What “Eating the Rainbow” Actually Does for Your Body, Color by Color

Carrots are orange, beets are purple, bell peppers are red, yellow or green – almost the whole rainbow! Each fruit and vegetable we eat have their distinctive color, which tells a lot about its nutrient content and benefits.

What “Eating the Rainbow” Actually Does for Your Body, Color by Color

Besides, eating colorful foods will make your dishes more appealing and appetizing, adding a lot to the experience of cooking and eating them.

Let’s take a look at what a food’s color tells us about its values and benefits.

The tail end of the rainbow: Red

Red fruit and vegetables

Red fruit and vegetables are known to contain a cornucopia of phytochemicals (substances only found in plants) with numerous health benefits. These bright – or deep – red foods come with lycopene, that helps our body fight cancer, and anthocyanins (the pigment itself) that have antioxidant properties.

The list of red fruits includes tomatoes, strawberries, raspberries, cranberries, kidney beans, red onions, red peppers, and so on.


Orange fruits and vegetables

Orange colored fruits get their bright coloring from beta-carotene, a powerful antioxidant and a precursor to vitamin A. Aside from helping our body get rid of cancer cells, it also supports good eyesight and boosts the immune system.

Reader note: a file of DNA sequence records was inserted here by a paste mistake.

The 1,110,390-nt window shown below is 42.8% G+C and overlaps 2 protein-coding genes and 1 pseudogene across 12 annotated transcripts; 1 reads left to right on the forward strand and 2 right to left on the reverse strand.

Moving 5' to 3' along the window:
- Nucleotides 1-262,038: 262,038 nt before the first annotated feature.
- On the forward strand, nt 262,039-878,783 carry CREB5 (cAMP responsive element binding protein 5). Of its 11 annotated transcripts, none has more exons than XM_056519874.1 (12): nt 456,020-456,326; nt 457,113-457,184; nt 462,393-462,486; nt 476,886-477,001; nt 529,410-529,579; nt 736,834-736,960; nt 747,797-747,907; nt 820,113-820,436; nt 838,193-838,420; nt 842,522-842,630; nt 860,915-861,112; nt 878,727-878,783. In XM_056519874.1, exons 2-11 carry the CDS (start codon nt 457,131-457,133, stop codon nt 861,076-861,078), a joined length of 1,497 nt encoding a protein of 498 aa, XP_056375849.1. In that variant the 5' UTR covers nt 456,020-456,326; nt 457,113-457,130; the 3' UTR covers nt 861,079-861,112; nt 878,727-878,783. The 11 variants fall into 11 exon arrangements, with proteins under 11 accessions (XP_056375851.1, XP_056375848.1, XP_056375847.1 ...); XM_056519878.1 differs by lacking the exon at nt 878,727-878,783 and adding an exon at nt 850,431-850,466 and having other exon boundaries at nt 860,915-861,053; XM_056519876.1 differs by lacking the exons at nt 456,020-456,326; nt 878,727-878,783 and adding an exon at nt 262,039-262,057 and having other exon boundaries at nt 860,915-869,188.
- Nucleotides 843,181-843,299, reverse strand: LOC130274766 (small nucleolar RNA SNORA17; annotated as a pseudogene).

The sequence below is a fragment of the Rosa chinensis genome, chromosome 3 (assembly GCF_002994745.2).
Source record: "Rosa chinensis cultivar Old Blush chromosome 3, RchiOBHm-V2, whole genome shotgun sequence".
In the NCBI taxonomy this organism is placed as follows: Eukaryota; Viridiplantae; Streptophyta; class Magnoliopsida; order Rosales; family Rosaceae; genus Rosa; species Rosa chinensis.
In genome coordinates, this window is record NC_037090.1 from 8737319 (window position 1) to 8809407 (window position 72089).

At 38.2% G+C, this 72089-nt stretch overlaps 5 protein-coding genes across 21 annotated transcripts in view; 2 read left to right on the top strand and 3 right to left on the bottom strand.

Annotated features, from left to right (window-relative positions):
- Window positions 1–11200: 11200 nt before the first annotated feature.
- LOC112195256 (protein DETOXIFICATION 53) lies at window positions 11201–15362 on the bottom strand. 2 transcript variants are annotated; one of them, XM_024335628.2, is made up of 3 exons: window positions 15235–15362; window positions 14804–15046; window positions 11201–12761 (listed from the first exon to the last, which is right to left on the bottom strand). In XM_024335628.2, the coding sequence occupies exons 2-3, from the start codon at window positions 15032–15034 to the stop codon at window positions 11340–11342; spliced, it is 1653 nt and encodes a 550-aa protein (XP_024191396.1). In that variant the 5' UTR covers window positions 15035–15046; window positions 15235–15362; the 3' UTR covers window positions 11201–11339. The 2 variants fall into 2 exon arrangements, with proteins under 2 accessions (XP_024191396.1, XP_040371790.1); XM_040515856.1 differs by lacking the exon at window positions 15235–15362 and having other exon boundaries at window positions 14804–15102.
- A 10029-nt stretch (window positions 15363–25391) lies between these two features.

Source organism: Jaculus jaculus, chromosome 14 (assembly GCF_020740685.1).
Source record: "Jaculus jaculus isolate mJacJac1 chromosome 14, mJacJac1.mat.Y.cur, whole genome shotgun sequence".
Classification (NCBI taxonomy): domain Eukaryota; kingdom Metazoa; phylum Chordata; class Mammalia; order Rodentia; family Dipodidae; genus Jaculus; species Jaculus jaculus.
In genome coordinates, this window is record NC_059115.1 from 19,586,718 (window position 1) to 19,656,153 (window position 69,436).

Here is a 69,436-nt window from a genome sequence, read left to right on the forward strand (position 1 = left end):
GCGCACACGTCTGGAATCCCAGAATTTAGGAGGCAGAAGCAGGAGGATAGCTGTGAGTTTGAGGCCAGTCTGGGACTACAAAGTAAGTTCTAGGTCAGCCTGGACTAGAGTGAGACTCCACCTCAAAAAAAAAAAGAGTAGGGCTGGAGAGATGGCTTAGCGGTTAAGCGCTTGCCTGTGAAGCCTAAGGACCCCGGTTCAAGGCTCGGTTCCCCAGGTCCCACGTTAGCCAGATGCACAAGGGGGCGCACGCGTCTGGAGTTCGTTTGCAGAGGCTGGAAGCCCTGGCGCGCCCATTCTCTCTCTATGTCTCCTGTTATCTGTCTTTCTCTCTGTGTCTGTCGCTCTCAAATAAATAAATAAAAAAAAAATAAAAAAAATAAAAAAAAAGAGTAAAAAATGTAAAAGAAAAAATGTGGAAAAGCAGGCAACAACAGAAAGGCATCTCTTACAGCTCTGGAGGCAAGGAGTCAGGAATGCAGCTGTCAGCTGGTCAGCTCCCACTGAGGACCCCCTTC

Beta-carotene is found in abundance in orange colored fruits like carrots, mangos, sweet potatoes, apricots, yellow raisins and yellow peppers.


Green fruit and vegetables

Green fruit and vegetables get their color from chlorophyll, which helps them absorb solar energy and turn it into sugars through photosynthesis. It has a consistent content of magnesium, which helps your bones maintain their strength. But green vegetables have many more nutrients in them – antioxidants, minerals, vitamins and various phytochemicals that sustain your health.

Green veggies and fruits include leafy ones like kale and spinach, green peas, broccoli and Brussels sprouts, or fruits like kiwi or melon.

Violet (or purple)

Violet fruits and vegetables

Blue and purple fruits and veggies get their color from anthocyanins, that can appear anywhere between red and blue depending on the acidity of their environment. Aside from anthocyanins, these fruits and veggies also come with phenolics, vitamins, minerals and a series of other active ingredients. Blue and purple foods, especially blueberries, can help avoid the aging of the brain by improving nerve cell communication.

The list of purple foods includes various berries, purple grapes, currants, plums, eggplant, and red cabbage.


Yellow fruits and vegetables

Yellow colored fruits are known to be rich in alpha- and beta-carotene and most of them come with compounds known to aid digestion. Most of them also pack a large amount of vitamin C – I think this one doesn’t need presentation.

The list of yellow fruits and vegetables includes bananas, pineapples, lemons, star fruit, yellow peppers, yellow beans, and so on.

Eat the rainbow

Eating a colorful diet – and this time, you should take this literally – is a proven way to help maintain your health. Studies have proven the benefits of berries on the heart, the effects of chlorophyll on the body, and the list could go on forever. No wonder health professionals and nutritionists recommend eating a diet as colorful as possible. This way you can take care of the recommended five daily servings of fruit and vegetables, too.

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